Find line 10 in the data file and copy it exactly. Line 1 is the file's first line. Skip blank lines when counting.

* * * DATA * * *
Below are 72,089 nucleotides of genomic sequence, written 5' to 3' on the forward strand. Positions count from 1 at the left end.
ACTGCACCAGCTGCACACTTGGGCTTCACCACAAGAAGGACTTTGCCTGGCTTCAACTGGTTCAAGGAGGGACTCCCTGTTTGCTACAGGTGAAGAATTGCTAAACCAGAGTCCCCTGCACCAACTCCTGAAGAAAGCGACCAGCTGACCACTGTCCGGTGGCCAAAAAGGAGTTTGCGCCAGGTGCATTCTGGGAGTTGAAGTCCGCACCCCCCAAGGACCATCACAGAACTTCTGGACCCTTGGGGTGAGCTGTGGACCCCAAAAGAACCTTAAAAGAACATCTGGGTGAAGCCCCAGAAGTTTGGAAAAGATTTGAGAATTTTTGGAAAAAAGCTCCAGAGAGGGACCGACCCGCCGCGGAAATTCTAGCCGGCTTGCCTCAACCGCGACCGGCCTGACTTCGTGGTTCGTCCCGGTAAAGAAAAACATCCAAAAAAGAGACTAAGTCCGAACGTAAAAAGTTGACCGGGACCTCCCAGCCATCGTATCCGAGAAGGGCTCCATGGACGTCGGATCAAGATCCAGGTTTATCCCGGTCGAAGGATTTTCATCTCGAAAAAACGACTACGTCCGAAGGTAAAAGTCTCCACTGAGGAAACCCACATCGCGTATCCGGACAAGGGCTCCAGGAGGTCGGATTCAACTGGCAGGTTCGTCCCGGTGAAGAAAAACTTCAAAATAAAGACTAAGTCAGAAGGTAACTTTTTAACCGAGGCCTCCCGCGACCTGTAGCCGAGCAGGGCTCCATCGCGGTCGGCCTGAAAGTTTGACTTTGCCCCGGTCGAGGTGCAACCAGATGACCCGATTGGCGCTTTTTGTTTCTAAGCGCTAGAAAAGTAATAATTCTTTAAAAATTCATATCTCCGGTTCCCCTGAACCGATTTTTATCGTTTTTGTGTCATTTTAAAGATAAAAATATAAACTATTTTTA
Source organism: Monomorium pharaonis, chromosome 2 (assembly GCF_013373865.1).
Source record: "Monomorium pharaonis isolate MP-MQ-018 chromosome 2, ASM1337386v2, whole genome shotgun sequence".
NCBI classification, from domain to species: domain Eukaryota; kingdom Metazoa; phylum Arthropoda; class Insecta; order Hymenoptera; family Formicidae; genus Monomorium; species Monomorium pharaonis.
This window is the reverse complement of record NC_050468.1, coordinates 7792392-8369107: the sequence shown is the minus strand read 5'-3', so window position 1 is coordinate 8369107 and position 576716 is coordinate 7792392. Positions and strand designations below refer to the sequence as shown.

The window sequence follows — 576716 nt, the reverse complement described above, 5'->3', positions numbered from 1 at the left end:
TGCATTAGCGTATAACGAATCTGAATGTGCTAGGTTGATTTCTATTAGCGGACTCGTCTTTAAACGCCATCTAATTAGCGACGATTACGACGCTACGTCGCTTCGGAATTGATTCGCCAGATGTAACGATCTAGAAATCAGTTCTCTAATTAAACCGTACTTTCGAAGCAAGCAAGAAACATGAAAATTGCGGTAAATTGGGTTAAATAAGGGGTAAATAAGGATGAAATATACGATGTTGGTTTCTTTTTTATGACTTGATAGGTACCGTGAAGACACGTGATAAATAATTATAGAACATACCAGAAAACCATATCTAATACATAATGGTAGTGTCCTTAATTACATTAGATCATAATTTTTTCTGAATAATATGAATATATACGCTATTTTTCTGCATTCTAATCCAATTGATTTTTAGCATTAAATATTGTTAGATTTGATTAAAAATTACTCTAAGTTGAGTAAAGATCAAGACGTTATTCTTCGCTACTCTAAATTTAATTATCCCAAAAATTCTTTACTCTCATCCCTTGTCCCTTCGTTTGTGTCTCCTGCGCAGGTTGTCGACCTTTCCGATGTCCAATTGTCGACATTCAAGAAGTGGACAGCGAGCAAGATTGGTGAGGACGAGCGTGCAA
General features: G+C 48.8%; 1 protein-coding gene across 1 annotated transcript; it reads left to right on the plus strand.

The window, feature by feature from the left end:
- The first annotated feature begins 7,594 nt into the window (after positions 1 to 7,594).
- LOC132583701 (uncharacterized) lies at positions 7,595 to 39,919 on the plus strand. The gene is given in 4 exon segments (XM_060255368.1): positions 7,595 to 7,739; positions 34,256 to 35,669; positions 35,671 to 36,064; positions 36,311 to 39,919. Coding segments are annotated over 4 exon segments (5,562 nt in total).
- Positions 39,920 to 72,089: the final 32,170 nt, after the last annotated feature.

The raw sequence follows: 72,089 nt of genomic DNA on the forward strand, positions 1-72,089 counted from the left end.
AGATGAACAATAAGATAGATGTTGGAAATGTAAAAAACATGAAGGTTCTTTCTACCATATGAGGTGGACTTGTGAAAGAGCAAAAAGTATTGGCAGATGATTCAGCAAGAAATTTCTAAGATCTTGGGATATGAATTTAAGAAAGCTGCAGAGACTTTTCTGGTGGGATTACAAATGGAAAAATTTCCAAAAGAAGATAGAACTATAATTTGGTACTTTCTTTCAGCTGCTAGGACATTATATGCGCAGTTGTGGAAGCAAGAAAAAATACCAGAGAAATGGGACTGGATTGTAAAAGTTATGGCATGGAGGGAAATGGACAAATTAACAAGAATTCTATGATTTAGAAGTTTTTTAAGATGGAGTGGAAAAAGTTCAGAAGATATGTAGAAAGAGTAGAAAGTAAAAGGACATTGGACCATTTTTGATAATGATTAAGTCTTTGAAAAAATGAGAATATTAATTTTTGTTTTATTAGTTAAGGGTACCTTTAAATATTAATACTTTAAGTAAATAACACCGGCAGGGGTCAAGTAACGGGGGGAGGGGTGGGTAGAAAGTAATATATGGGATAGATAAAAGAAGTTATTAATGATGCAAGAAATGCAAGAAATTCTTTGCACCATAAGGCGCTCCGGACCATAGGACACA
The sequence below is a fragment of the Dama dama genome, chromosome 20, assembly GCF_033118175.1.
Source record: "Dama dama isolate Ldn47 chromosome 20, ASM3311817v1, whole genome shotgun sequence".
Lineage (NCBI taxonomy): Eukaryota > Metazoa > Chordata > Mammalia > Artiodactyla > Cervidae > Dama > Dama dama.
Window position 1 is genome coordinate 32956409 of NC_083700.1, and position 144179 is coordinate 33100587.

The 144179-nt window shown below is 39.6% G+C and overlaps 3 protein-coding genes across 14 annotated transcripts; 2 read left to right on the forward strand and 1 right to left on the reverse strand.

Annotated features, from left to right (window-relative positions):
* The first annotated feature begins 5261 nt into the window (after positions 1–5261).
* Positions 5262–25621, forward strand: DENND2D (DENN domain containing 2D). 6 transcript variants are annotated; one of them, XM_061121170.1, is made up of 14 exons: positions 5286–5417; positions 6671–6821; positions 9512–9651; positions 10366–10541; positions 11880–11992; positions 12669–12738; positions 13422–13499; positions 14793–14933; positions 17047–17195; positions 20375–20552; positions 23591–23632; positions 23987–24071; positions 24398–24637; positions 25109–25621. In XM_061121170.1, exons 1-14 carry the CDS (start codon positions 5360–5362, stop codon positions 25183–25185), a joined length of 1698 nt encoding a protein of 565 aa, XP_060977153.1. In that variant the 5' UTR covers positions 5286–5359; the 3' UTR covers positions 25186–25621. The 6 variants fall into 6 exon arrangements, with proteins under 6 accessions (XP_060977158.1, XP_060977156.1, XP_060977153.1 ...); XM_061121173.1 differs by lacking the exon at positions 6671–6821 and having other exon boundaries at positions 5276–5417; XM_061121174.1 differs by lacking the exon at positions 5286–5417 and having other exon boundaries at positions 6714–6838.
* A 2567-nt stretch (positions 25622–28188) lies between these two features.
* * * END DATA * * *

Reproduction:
The window, feature by feature from the left end: